Entertainment offerings breathe new life into Old Synagogue

13/06/2019 - 12:14

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Opening four venues in a heritage building in Fremantle is the latest venture from the team responsible for taking Oktoberfest national.

Entertainment offerings breathe new life into Old Synagogue
Ross Drennan (left), Drew Flanagan and Mike Van Dongen have embraced the challenge of reviving a 117-year-old landmark. Photos: Gabriel Oliveira

With backgrounds in property valuation and civil engineering, Ross Drennan and Drew Flanagan are not what might be considered stereotypical publicans.

In fact, neither has previously worked in a bar or pub; but that hasn’t stopped them making a massive impact in Perth’s hospitality scene.

The pair is continuing a remarkable transition from the corporate sector to building an events and venues empire with the launch of the Old Synagogue, a new precinct being developed in a historic but neglected Fremantle landmark.

Four bespoke venues are in the works at the Old Synagogue, a 117-year-old heritage building located on the corner of South Terrace and Parry Street in the centre of Freo that promises to deliver unique and diverse food and beverage experiences.

Each of the four venues will be linked, but will have unique identities. 

 

The precinct will comprise a high-end restaurant, a rooftop terrace, a boutique basement bar and a beer garden, all of which are expected to open towards the end of the year.

Messrs Drennan and Flanagan’s journey into hospitality began in 2010 when Nokturnl Events launched via a raucous New Year’s Eve party on the banks of the Swan River.

However, it was the group’s Oktoberfest series that took Nokturnl to another level, growing from a Perth-only festival in 2011 to now include annual German-themed events in Melbourne, Sydney and Adelaide.

Mr Drennan said the move into bricks-and-mortar hospitality would certainly be a challenge, but was confident lessons learned from building Nokturnl into a national juggernaut would translate.

“We’re pretty good at pouring beers, not too many people pour as many beers as we do in October,” Mr Drennan told Business News.

“But there is definitely a degree of crossover in what we’re doing here in terms of the hospitality element, just in a different setting, but we’re obviously learning a lot along the way.

“From events, what we have probably picked up is seeing spaces and how to use them well, trying to design things from an interest point of view. Hospitality is all about creating fun.”

Mr Drennan said a shift into permanent hospitality was something he and Mr Flanagan had never seriously considered until the opportunity to purchase the Old Synagogue arose.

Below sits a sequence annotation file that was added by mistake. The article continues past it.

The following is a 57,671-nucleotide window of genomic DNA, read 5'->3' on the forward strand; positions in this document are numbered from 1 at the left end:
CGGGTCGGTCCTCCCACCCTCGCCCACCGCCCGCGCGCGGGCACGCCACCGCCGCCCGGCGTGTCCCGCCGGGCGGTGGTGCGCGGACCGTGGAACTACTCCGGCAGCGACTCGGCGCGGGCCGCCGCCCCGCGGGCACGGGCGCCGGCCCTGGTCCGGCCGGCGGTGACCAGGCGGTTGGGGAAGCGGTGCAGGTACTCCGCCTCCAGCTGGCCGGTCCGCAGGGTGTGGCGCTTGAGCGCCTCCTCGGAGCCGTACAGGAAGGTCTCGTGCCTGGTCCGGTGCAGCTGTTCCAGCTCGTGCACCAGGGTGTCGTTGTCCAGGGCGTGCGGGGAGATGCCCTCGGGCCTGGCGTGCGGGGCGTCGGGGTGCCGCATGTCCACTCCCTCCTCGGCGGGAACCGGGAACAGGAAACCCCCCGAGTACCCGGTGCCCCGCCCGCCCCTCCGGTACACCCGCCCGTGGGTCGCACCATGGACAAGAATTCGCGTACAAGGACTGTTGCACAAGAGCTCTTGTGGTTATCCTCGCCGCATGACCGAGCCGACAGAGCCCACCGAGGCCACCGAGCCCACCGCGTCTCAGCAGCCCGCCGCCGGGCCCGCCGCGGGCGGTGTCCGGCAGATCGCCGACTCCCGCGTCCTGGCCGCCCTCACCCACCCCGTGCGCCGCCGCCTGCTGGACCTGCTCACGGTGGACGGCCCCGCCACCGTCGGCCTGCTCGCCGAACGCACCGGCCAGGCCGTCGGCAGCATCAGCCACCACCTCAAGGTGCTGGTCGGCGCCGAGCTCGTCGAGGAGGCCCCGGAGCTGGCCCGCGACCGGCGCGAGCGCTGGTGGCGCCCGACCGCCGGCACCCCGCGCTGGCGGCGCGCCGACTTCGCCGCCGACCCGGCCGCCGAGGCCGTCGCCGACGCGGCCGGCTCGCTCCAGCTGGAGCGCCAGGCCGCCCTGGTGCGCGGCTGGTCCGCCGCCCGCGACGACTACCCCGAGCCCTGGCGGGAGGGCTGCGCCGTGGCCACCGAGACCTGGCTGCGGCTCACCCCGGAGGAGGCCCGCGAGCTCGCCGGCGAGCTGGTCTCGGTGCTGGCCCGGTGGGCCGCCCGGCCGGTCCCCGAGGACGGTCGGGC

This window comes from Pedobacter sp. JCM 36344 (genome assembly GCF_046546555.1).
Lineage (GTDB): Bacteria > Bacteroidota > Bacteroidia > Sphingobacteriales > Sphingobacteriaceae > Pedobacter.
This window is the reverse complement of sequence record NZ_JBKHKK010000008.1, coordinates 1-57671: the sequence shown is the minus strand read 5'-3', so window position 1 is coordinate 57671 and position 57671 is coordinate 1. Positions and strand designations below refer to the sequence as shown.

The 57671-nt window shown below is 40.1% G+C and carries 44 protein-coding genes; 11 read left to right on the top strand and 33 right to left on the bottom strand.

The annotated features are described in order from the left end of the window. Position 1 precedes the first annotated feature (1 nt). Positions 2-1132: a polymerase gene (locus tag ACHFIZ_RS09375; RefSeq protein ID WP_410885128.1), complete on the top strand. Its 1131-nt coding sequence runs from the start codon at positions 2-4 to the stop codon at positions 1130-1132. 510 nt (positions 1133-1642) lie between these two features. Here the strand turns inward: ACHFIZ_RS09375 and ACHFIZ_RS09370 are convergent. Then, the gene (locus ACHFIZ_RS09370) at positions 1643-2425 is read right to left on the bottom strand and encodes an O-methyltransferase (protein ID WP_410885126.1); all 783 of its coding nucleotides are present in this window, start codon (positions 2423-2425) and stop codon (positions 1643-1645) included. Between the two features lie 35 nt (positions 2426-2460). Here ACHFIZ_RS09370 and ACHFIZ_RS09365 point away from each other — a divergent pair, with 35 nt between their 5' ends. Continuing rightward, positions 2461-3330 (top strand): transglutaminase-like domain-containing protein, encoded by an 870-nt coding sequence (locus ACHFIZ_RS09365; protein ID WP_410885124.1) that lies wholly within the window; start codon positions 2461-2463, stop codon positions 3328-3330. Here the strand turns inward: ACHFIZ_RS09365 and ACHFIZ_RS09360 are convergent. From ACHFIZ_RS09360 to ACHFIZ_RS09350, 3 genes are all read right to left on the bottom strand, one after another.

“About two years ago we said we weren’t going to get into hospitality venues in Perth, but we saw this building come up for sale and thought there was just so much to work with here to really create something quite cool,” he said.

“Walking around the site, down all the stairwells and to see all of those different spaces – there are so many options to us.

“So then we thought we’d create four venues rather than one massive venue.

“If it was one venue, it would probably be the biggest venue in Fremantle, which we didn’t really want.

“It’s a big risk. There have been some high-profile big venues which haven’t worked. Hopefully it’s safer for us cutting it up.”

Mr Flanagan said a previous development approval at the site prescribed the construction of a five-storey hotel, a plan he and Mr Drennan eschewed in favour of creating a food and beverage-focused hospitality destination.

“We liked the historic aspect of the synagogue, and the opportunity to put something modern out the back,” Mr Flanagan said.

“It will allow us to really appeal to a much wider base of people; each space is going to be quite different and cater to a different audience.”

The building is currently a hive of construction activity, with contractor Encon busy restoring the heritage space.

Encon director Mike Van Dongen said the builder, which was established two years ago, was excited to have the opportunity to work on such a unique development.

“It’s a bespoke build, building on a site that’s been partially restored and has had some interesting things done to it that we’ve started to uncover is a good challenge,” Mr Van Dongen told Business News.

“From Encon’s perspective, that’s what we want to build, we want to build interesting things for good people.

“These guys were known to us through friends, and they’re the type of clients we want to work with.

“We’re part of the team, we’re not sitting on the other end of a contract; a contract doesn’t really have to exist in this instance, it’s just one team making decisions together.”

Mr Van Dongen said the other attractive aspect from a builder’s perspective was the early engagement from the project team.

“One of a builders biggest frustrations is where you can’t add value because things have gone too far,” he said.

“Whereas on this project we can work together and help make informed decisions on costings and times, design etcetera.

“This is unique in every sense; there wouldn’t be too many of these types of projects that are done around Perth, and it’s the fact that it’s a hospitality venue but it’s got so many different aspects to it.

“The structural side and the challenges associated with that interested us as well – a basement built under a 117-year-old synagogue.”

 

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